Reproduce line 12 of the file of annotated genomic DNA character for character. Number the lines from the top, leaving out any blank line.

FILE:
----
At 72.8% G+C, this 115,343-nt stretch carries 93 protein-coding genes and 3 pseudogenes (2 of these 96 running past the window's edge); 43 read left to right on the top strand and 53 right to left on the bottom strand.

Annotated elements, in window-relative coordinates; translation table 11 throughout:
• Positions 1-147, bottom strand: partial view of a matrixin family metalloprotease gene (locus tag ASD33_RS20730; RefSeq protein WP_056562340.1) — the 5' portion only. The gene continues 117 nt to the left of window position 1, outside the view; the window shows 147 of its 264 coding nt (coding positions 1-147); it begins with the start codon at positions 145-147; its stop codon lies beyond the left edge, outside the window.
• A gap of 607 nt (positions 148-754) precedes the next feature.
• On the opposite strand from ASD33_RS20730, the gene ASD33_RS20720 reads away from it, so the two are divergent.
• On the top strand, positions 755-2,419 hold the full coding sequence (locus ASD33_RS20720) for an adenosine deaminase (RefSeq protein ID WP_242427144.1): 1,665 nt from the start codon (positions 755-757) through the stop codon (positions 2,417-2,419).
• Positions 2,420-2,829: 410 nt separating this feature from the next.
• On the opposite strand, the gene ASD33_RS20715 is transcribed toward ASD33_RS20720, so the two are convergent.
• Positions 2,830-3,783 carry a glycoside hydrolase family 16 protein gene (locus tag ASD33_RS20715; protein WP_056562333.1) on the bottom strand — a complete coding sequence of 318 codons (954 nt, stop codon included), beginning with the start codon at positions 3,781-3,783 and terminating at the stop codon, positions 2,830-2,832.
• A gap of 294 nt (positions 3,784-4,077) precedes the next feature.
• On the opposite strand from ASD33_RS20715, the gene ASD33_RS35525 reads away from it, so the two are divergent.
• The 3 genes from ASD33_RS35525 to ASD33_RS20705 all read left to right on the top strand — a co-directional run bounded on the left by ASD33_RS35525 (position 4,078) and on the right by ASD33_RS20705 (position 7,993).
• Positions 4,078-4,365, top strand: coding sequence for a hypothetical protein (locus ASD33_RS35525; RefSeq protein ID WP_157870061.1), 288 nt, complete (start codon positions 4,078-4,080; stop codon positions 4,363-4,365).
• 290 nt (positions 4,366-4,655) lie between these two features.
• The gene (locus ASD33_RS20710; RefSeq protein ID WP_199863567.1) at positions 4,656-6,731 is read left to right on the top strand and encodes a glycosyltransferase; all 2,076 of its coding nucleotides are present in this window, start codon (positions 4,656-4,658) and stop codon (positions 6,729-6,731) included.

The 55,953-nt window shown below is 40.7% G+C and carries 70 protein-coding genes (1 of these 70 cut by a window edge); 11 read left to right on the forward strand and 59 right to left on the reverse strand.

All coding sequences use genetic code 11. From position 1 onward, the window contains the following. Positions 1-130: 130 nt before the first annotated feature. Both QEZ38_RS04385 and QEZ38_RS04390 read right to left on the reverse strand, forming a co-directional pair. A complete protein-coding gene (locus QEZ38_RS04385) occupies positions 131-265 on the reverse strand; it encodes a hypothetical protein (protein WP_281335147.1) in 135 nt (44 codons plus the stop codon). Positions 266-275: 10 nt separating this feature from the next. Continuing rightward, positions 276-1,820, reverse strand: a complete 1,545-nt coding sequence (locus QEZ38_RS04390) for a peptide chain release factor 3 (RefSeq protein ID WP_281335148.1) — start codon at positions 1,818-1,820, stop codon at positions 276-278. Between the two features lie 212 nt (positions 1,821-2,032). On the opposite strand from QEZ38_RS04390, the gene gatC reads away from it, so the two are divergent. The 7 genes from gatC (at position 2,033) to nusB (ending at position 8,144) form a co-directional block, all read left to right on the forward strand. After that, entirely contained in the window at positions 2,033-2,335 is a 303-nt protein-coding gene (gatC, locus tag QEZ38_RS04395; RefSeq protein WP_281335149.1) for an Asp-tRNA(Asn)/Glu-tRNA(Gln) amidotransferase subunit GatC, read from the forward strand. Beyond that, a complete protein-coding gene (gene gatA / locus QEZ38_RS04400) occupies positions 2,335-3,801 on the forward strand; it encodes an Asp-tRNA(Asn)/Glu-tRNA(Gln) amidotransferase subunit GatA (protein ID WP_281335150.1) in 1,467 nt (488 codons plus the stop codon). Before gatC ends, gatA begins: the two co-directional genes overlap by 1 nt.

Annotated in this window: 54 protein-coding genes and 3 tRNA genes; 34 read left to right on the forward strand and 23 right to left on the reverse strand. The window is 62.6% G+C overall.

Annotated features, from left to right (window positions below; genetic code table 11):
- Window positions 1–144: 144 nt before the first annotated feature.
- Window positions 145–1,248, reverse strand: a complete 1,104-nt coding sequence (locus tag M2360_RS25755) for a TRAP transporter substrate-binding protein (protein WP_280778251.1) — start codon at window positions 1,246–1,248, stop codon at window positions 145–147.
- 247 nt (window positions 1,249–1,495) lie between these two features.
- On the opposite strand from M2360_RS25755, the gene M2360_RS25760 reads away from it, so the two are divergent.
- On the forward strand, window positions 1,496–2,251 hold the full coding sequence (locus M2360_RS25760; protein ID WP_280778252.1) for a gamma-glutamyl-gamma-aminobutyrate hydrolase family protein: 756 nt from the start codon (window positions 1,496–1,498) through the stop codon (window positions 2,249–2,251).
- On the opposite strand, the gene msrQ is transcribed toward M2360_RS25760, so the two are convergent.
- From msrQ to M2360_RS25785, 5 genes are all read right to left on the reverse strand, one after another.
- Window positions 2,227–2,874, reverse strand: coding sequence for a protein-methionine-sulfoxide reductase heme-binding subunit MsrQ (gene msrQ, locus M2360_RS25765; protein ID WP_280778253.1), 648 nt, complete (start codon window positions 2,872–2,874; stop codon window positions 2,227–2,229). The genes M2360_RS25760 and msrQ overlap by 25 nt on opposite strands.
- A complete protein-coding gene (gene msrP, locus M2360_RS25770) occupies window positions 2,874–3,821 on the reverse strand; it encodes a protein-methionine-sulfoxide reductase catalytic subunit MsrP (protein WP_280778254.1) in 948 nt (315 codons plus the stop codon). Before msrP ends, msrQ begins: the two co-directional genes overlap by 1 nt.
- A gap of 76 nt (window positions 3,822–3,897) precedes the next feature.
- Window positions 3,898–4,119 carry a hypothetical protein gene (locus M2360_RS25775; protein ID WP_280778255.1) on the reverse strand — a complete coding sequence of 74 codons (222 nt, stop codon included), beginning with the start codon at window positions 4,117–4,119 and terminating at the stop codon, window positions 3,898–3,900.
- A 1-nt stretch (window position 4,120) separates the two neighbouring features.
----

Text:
• The 3 genes from ASD33_RS35525 to ASD33_RS20705 all read left to right on the top strand — a co-directional run bounded on the left by ASD33_RS35525 (position 4,078) and on the right by ASD33_RS20705 (position 7,993).